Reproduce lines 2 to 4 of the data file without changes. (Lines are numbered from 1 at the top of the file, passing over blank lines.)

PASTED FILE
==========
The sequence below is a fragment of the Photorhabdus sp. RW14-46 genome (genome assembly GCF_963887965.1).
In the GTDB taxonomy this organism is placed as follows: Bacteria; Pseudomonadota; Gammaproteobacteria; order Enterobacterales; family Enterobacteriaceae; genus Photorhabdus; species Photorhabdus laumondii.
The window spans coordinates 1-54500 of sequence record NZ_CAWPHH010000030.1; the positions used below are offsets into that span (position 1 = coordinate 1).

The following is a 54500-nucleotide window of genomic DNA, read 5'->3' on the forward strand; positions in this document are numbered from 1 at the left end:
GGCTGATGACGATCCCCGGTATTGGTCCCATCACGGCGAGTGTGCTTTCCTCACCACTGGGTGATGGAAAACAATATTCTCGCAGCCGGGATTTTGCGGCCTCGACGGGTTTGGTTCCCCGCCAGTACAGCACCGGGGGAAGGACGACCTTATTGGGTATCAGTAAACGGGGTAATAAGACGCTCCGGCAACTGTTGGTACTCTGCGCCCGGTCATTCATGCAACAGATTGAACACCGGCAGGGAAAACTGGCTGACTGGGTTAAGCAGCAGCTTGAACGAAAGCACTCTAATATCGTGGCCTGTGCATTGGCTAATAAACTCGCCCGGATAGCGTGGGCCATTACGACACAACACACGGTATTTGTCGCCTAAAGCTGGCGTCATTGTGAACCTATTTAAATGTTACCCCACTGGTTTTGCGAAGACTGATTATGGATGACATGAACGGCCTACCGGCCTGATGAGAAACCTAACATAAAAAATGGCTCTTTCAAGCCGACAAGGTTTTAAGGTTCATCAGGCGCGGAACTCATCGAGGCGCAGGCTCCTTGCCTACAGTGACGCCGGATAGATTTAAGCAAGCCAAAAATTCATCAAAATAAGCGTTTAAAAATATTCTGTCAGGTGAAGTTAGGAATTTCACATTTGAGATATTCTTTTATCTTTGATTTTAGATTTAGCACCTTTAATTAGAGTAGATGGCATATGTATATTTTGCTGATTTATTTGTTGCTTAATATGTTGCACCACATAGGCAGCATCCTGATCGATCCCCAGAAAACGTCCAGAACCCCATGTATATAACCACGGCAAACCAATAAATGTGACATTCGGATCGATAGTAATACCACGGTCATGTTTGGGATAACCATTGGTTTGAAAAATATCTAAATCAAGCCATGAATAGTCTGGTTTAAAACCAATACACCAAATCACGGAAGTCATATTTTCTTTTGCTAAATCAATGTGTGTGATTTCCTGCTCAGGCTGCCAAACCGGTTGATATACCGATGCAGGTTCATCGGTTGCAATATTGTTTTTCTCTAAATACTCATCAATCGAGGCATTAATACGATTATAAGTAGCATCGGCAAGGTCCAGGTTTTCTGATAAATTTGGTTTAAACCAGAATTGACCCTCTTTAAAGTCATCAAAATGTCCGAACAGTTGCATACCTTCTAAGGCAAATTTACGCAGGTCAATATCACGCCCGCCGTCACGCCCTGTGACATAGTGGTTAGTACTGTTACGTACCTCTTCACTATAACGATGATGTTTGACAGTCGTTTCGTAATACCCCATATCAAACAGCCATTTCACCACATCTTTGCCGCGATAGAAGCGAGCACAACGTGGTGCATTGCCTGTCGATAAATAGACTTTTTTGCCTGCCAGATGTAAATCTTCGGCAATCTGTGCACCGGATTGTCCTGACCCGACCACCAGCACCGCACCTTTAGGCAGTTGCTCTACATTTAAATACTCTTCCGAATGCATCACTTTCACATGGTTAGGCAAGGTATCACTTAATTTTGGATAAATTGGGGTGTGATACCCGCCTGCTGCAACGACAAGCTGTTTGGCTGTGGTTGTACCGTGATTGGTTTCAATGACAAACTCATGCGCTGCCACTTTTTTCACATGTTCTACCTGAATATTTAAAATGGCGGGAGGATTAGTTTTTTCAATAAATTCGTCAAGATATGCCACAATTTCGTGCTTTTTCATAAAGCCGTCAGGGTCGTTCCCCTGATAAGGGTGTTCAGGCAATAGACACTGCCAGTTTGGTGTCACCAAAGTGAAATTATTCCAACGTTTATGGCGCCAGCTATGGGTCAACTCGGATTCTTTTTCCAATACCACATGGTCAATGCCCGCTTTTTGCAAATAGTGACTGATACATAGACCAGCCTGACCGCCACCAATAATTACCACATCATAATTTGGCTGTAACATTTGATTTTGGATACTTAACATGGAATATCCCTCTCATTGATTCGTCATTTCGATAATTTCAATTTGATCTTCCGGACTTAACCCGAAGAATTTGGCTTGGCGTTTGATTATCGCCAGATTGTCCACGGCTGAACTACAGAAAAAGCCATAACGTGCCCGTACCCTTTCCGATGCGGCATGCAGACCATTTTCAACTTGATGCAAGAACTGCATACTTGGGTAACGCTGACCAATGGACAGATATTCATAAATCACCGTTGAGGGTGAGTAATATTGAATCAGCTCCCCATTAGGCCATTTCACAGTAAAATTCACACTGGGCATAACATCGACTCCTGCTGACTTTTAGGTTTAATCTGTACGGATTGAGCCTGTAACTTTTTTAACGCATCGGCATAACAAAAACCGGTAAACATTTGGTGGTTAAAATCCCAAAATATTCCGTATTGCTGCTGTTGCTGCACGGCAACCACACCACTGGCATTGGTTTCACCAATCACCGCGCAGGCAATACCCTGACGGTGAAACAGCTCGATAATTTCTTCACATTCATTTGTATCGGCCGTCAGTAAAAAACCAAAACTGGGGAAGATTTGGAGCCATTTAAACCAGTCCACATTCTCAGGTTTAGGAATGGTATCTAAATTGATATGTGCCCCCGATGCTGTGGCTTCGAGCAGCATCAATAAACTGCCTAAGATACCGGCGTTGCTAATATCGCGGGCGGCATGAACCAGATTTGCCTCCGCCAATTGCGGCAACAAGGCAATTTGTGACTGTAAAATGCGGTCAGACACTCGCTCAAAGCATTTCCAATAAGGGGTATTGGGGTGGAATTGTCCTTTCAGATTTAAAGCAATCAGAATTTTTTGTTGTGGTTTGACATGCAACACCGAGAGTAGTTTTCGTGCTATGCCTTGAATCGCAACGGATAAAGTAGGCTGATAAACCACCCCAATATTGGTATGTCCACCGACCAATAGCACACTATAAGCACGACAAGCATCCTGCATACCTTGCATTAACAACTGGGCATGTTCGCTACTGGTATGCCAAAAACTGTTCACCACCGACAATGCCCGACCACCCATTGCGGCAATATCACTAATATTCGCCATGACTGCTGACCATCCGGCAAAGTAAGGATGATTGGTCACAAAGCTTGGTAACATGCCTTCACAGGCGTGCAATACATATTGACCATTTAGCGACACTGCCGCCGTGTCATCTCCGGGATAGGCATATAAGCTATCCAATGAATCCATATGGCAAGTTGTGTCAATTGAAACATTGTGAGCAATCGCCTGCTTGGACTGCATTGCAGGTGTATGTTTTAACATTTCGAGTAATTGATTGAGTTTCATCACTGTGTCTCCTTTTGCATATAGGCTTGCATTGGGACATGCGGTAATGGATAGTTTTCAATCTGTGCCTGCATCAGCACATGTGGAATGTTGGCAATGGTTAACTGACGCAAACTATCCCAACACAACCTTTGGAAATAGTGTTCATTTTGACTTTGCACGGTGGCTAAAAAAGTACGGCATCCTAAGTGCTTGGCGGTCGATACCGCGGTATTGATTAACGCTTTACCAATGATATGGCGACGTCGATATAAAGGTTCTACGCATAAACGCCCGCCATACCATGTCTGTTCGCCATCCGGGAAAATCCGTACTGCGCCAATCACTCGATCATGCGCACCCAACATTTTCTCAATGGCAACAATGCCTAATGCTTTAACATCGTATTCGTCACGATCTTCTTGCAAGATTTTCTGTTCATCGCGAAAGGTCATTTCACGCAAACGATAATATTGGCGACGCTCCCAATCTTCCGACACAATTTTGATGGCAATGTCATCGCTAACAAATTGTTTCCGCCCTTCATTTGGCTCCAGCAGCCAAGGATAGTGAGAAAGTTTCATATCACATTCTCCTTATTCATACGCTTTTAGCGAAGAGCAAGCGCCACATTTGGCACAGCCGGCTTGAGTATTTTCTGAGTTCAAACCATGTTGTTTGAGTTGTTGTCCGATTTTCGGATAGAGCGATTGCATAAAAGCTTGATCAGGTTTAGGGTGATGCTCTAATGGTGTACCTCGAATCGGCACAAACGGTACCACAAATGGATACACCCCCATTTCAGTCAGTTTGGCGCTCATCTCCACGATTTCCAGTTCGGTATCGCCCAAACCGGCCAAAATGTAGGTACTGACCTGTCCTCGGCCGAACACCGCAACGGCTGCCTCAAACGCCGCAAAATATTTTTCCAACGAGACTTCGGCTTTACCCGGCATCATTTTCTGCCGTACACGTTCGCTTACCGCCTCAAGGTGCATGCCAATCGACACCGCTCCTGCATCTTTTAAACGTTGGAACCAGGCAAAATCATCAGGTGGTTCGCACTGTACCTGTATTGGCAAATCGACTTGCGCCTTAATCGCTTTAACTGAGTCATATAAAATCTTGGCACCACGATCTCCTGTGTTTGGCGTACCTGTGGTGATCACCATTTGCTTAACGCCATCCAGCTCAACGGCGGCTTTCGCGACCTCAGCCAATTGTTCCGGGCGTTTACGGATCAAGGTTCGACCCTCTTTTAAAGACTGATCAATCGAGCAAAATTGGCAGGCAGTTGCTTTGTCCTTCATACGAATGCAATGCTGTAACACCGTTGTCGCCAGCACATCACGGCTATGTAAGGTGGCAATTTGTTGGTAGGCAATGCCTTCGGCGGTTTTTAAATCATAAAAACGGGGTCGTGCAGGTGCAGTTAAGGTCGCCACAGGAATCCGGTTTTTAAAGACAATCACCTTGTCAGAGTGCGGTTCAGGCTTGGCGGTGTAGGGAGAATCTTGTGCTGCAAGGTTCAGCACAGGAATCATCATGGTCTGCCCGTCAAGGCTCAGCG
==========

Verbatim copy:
In the GTDB taxonomy this organism is placed as follows: Bacteria; Pseudomonadota; Gammaproteobacteria; order Enterobacterales; family Enterobacteriaceae; genus Photorhabdus; species Photorhabdus laumondii.
The window spans coordinates 1-54500 of sequence record NZ_CAWPHH010000030.1; the positions used below are offsets into that span (position 1 = coordinate 1).

The following is a 54500-nucleotide window of genomic DNA, read 5'->3' on the forward strand; positions in this document are numbered from 1 at the left end: